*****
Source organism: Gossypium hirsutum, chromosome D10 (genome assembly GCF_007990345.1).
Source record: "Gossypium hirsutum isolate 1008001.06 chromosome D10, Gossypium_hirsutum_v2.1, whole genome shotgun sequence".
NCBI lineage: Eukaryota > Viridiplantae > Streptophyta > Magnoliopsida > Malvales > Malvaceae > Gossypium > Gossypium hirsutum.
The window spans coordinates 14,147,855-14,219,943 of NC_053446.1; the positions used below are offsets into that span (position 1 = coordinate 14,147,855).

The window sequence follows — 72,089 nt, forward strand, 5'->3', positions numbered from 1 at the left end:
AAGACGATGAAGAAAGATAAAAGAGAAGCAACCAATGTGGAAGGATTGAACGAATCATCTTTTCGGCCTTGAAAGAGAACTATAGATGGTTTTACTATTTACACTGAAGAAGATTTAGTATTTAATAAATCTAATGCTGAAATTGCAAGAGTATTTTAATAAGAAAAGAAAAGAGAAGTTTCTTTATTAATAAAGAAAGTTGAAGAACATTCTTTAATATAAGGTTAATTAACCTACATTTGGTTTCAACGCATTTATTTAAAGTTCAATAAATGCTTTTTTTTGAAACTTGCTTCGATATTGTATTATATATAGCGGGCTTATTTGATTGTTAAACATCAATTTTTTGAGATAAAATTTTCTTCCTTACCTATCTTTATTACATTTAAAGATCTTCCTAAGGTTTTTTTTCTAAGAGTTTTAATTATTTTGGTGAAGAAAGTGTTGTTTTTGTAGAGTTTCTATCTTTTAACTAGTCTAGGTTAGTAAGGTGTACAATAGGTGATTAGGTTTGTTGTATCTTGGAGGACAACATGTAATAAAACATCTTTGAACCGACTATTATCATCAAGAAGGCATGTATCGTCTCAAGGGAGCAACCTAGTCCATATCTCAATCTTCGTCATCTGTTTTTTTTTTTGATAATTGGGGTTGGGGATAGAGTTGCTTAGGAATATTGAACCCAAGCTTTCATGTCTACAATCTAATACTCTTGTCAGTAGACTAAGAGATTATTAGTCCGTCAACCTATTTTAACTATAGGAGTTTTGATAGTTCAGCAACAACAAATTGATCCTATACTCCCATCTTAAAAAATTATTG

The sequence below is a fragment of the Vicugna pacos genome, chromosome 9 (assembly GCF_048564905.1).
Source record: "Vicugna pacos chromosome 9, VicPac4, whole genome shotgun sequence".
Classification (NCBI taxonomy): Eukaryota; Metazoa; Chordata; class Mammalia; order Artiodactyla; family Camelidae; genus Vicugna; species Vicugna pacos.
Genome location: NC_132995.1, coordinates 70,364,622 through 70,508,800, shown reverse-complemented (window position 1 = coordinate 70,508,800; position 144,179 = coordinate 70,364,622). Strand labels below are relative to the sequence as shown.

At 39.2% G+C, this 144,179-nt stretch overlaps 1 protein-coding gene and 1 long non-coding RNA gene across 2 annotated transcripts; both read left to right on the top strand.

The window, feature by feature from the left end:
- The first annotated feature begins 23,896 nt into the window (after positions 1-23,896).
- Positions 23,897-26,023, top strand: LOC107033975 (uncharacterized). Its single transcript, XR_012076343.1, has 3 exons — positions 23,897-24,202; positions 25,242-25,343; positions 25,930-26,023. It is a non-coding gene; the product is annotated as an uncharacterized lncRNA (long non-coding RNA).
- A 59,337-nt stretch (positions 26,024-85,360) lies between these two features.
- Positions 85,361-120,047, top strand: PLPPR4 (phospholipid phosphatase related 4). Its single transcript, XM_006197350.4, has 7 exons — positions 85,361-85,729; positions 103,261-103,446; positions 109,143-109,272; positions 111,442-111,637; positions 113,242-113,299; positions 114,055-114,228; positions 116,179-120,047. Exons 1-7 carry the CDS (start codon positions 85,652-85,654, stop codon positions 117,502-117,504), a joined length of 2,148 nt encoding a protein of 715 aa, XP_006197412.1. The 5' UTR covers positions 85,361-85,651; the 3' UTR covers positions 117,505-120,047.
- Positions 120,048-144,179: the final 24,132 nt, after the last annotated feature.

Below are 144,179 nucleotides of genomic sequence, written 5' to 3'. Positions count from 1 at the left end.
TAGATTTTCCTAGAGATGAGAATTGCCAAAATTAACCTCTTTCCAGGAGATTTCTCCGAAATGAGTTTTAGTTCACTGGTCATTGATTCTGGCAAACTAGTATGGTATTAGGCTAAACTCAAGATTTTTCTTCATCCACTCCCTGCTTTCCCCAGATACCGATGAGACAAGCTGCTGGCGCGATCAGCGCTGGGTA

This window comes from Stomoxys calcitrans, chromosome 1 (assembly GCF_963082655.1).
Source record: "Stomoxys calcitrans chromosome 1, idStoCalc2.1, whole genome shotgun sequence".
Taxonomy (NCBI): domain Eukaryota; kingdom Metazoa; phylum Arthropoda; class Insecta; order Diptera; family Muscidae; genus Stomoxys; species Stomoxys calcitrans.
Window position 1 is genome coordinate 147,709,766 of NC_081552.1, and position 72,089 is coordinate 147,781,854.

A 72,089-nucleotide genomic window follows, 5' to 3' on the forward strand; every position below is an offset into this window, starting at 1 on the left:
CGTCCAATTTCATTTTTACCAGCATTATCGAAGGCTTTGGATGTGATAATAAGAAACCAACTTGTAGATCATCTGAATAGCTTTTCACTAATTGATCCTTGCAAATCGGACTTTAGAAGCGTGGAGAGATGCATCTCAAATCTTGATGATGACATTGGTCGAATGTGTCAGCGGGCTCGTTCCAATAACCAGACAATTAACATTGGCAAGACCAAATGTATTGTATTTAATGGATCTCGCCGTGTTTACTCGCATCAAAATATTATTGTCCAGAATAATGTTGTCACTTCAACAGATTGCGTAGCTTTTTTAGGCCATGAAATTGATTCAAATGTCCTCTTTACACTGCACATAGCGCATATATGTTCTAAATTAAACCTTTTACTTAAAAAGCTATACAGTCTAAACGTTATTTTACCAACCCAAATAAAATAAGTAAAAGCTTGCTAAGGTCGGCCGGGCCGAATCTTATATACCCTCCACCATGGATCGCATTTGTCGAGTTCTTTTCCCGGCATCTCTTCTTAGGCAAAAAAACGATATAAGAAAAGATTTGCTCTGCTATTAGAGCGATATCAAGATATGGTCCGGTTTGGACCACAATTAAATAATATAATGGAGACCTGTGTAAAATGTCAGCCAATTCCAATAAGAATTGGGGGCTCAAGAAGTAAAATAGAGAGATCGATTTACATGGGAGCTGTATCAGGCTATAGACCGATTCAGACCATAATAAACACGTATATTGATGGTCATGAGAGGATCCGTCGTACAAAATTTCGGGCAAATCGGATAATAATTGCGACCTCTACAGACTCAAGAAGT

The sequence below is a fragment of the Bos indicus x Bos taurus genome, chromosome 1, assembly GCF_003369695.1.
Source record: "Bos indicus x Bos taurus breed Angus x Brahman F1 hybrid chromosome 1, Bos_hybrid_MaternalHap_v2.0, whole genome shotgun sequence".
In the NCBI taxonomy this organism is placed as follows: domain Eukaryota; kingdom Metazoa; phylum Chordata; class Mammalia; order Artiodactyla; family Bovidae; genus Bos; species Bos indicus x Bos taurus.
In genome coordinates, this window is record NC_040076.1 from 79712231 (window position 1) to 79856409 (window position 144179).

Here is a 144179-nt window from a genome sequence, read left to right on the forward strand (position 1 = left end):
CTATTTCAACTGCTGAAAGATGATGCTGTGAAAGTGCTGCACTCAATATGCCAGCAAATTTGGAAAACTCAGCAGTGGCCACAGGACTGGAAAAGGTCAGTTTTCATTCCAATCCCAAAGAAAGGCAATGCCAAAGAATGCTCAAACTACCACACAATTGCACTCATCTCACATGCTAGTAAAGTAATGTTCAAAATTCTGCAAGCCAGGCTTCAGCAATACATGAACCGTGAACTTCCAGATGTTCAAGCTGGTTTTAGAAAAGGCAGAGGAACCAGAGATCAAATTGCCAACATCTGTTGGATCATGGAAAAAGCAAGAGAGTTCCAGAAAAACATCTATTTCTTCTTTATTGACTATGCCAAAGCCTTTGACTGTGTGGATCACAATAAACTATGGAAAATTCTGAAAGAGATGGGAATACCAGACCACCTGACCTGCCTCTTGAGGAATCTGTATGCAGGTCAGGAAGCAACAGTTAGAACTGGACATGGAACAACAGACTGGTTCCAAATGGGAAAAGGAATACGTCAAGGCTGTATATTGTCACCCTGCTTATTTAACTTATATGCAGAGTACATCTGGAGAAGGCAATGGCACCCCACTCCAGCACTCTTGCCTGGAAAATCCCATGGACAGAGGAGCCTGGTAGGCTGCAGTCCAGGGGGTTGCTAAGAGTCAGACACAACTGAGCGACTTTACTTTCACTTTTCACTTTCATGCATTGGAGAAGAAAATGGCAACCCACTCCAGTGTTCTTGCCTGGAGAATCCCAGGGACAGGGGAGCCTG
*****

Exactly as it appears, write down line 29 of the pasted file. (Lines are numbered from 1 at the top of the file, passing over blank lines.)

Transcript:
In genome coordinates, this window is record NC_040076.1 from 79712231 (window position 1) to 79856409 (window position 144179).